Jobs and a Growing Economy 

The largest challenge facing Ashland area employers is same one that's affecting the entire region, state and many other places across the country. 

There's a lack of employees to fill jobs. 

Still, Ashland has brought in business and seen existing employers expand. 

Charles River Laboratories is now the city's largest employer with 1,000 plus employees. Miler said the majority of the drugs approved by the FDA have been tested by Charles River.

In late 2019, Central Ohio Medical Textiles (COMTEX) opened its new Ashland location. The $20 million facility began operations in early November to test its equipment, hire and train staff and receive product deliveries, and since then is meeting the needs of two customers with its new 55 full-time employees.

If a recession would hit, Miller said, Ashland is in a good place. He describes the industrial park as "happening" and "diverse." The latter could be especially crucial to Ashland during any potential economic downturn.

Additionally, city utilities were expanded beyond Interstate 71 in 2019. 

Also, a road extension is planned for the industrial park.

Housing and Recreation

The past year, Miller says, laid the groundwork for apartments to come to Ashland. 

Union Lofts are expected to offer affordable, one, two and three bedroom apartments near Home Depot, and behind Buehler's, a Columbus company has been approved to add about 50 apartments. 

Upscale apartments are planned for Commerce Parkway, and a developer bought the property at the corner of Fourth and Union streets with intentions to construct 32 two-story apartments.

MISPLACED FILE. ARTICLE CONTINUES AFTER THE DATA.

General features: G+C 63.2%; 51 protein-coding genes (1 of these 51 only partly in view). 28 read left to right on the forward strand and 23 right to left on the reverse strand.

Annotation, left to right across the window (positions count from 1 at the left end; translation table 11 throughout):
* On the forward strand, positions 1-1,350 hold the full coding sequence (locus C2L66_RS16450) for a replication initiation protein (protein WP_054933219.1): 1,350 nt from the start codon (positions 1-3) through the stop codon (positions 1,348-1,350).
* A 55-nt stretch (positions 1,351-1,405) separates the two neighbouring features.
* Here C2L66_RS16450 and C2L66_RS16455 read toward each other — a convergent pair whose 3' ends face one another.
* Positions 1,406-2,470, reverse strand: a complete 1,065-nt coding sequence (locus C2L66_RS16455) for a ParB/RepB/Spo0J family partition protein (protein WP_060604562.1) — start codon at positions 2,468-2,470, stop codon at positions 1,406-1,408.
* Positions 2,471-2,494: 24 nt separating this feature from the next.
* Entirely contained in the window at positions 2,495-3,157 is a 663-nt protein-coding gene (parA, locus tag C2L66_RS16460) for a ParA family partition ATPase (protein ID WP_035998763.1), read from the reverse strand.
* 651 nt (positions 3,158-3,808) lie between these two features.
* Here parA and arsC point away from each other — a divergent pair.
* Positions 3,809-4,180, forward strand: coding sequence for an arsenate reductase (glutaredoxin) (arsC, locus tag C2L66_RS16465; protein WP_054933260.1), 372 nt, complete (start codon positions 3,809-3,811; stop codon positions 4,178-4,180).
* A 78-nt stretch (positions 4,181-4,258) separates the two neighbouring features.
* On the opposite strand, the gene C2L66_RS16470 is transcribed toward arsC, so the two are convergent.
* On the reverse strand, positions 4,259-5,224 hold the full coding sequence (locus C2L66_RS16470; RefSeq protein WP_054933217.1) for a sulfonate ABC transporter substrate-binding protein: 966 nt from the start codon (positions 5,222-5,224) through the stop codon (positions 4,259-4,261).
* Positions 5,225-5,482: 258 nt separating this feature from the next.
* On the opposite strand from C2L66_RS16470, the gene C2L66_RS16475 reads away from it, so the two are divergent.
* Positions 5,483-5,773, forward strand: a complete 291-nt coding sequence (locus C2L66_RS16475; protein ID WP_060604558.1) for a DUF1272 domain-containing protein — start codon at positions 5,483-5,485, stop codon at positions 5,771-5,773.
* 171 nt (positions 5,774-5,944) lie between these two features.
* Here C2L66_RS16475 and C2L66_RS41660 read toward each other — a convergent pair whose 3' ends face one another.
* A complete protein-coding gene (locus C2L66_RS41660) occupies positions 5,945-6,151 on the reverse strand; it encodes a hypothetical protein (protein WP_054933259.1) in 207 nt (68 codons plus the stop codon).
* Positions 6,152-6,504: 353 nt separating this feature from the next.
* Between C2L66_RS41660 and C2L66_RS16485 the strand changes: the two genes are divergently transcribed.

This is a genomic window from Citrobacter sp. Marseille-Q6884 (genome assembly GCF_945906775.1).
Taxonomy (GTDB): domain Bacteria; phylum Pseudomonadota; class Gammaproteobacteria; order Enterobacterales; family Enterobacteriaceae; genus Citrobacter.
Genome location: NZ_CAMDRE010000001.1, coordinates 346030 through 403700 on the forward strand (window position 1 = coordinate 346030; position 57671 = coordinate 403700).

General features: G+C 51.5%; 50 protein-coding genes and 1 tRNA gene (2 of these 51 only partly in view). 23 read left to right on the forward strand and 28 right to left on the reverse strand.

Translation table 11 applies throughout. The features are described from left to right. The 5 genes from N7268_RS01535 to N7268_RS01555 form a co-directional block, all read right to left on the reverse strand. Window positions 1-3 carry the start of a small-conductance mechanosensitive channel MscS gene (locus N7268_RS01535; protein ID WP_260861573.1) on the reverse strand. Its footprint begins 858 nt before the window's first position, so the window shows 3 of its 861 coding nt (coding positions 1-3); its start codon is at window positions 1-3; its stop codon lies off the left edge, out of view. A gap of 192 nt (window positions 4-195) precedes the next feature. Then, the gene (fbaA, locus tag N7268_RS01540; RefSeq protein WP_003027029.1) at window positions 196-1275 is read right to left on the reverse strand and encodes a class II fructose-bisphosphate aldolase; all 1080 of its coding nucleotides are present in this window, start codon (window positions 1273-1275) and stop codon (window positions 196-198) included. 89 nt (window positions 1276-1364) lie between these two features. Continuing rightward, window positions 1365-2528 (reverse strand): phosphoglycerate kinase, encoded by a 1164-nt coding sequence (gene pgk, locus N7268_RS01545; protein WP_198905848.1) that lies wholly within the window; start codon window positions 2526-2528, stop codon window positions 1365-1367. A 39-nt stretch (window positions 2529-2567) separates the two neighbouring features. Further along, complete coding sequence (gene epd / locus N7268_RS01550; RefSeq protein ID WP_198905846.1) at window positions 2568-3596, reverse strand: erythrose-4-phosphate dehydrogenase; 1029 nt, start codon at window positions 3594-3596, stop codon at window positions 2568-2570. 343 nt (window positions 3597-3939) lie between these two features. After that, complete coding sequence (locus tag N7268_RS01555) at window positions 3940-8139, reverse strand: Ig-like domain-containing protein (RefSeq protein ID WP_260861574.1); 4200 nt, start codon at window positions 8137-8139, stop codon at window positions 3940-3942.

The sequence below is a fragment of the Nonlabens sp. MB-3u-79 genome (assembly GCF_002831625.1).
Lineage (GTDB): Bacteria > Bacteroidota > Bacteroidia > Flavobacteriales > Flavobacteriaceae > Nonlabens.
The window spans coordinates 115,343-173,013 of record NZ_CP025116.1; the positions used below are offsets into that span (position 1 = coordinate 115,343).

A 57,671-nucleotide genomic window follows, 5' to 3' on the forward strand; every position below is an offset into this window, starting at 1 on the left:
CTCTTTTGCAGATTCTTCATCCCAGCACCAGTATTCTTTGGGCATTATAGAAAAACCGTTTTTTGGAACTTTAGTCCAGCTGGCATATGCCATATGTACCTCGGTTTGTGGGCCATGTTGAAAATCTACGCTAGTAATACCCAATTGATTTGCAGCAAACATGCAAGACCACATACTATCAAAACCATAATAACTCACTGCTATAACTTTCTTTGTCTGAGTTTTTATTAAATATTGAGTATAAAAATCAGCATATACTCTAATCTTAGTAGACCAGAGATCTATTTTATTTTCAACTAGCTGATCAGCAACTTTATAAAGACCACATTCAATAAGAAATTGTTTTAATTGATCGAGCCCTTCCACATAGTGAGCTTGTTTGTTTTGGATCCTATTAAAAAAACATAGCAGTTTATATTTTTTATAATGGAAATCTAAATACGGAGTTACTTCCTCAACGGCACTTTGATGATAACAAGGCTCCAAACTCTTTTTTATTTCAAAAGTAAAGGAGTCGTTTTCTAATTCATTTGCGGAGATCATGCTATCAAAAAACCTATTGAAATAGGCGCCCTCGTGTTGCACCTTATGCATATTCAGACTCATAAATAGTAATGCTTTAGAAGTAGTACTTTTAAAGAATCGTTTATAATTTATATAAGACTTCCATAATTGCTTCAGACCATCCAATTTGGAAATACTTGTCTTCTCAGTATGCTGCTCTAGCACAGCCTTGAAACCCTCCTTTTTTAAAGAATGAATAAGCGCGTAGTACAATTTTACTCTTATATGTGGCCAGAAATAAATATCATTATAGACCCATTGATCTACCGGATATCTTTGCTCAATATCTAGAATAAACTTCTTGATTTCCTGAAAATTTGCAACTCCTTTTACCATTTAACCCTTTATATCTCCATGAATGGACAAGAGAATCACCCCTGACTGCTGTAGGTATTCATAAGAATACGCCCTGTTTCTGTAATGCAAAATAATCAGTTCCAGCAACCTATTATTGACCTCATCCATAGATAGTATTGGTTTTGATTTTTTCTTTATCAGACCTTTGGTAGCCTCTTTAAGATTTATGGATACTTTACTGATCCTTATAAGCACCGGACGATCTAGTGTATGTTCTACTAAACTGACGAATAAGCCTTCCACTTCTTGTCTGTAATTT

To encourage development, the city of Ashland passed legislation allowing a 10 year, 100 percent tax abatement for qualifying housing projects. 

Improvements in recreation included six new tennis courts at Brookside Park, the new Brookside dog park and new pickle ball courts at another city park. 

Streets Maintenance 

Mayor Miller reminded residents that on the March 2020 ballot, Ashland residents will be asked to vote on a five-year, 0.25 percent levy renewal for road repair and maintenance.

Since 2016, the levy has generated $4.8 million and allowed the city to leverage for even more in state funding. Mayor Matt Miller estimates the city has spent $6.3 million on road repairs to pave 56.25 of the city's 220 lane miles and more than 85 streets.

If the levy is renewed, he feels confident the city could create a cycle for road repairs that would allow timely repairs to all its roadways. 

In the more distance future, Miller mentioned a one-lane roundabout could come to the industrial park. The roundabout would be designed to accommodate tractor trailers. It could be implemented in 2022 or 2023. 

Also in 2022, Miller shared that the pavement on Claremont Avenue will be torn out and replaced. At the same time, new sidewalks will be added. An approximately $2 million grant funds this project. 

Comparatively Low Crime Rates

The city of Ashland's crime rate is 68 percent lower than the state average, according to the mayor's address.

Currently, he said, the Ashland Police Department only has 28 officers while 32 positions are available. The city hopes to launch a campaign soon to show "how much we value local police officers." 

"We want to recruit the biggest hearts and the sharpest minds," Miller said. 

The construction of a satellite station for the Ashland Fire Department at the intersection of State Route 42 and Mifflin could begin in August.

Miller added that Ashland Police Department's Chief David Marcelli is the president of the Ohio Chief's Association. Chief Rick Anderson of the Ashland Fire Department is to become the president of a similar organization for firefighters in the coming year.